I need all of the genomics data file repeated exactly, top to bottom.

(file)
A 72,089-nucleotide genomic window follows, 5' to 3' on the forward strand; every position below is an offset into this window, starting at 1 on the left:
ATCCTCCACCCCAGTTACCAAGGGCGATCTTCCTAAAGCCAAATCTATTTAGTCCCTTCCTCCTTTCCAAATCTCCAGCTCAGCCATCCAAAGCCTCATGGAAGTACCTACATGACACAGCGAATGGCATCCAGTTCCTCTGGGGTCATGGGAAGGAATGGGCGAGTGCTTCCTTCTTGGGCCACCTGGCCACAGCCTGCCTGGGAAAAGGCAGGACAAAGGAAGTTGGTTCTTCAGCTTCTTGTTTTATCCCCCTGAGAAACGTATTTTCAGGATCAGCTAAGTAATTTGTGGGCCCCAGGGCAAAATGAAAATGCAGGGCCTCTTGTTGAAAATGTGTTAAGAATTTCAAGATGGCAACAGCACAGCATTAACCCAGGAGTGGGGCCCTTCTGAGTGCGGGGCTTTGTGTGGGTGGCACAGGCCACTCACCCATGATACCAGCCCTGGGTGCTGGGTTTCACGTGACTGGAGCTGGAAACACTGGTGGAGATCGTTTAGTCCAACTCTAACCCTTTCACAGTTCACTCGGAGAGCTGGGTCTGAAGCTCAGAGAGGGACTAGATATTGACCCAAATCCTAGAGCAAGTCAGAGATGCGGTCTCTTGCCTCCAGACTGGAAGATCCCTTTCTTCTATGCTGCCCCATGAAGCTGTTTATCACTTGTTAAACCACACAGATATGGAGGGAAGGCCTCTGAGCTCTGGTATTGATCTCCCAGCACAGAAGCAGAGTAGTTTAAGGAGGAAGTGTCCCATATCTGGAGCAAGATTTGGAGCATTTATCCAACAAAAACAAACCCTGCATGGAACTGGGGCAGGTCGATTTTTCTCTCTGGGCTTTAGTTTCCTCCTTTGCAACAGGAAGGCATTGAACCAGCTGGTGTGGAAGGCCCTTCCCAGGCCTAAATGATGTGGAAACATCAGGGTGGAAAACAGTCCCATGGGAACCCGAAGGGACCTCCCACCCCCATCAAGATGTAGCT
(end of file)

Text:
A 72,089-nucleotide genomic window follows, 5' to 3' on the forward strand; every position below is an offset into this window, starting at 1 on the left:
ATCCTCCACCCCAGTTACCAAGGGCGATCTTCCTAAAGCCAAATCTATTTAGTCCCTTCCTCCTTTCCAAATCTCCAGCTCAGCCATCCAAAGCCTCATGGAAGTACCTACATGACACAGCGAATGGCATCCAGTTCCTCTGGGGTCATGGGAAGGAATGGGCGAGTGCTTCCTTCTTGGGCCACCTGGCCACAGCCTGCCTGGGAAAAGGCAGGACAAAGGAAGTTGGTTCTTCAGCTTCTTGTTTTATCCCCCTGAGAAACGTATTTTCAGGATCAGCTAAGTAATTTGTGGGCCCCAGGGCAAAATGAAAATGCAGGGCCTCTTGTTGAAAATGTGTTAAGAATTTCAAGATGGCAACAGCACAGCATTAACCCAGGAGTGGGGCCCTTCTGAGTGCGGGGCTTTGTGTGGGTGGCACAGGCCACTCACCCATGATACCAGCCCTGGGTGCTGGGTTTCACGTGACTGGAGCTGGAAACACTGGTGGAGATCGTTTAGTCCAACTCTAACCCTTTCACAGTTCACTCGGAGAGCTGGGTCTGAAGCTCAGAGAGGGACTAGATATTGACCCAAATCCTAGAGCAAGTCAGAGATGCGGTCTCTTGCCTCCAGACTGGAAGATCCCTTTCTTCTATGCTGCCCCATGAAGCTGTTTATCACTTGTTAAACCACACAGATATGGAGGGAAGGCCTCTGAGCTCTGGTATTGATCTCCCAGCACAGAAGCAGAGTAGTTTAAGGAGGAAGTGTCCCATATCTGGAGCAAGATTTGGAGCATTTATCCAACAAAAACAAACCCTGCATGGAACTGGGGCAGGTCGATTTTTCTCTCTGGGCTTTAGTTTCCTCCTTTGCAACAGGAAGGCATTGAACCAGCTGGTGTGGAAGGCCCTTCCCAGGCCTAAATGATGTGGAAACATCAGGGTGGAAAACAGTCCCATGGGAACCCGAAGGGACCTCCCACCCCCATCAAGATGTAGCT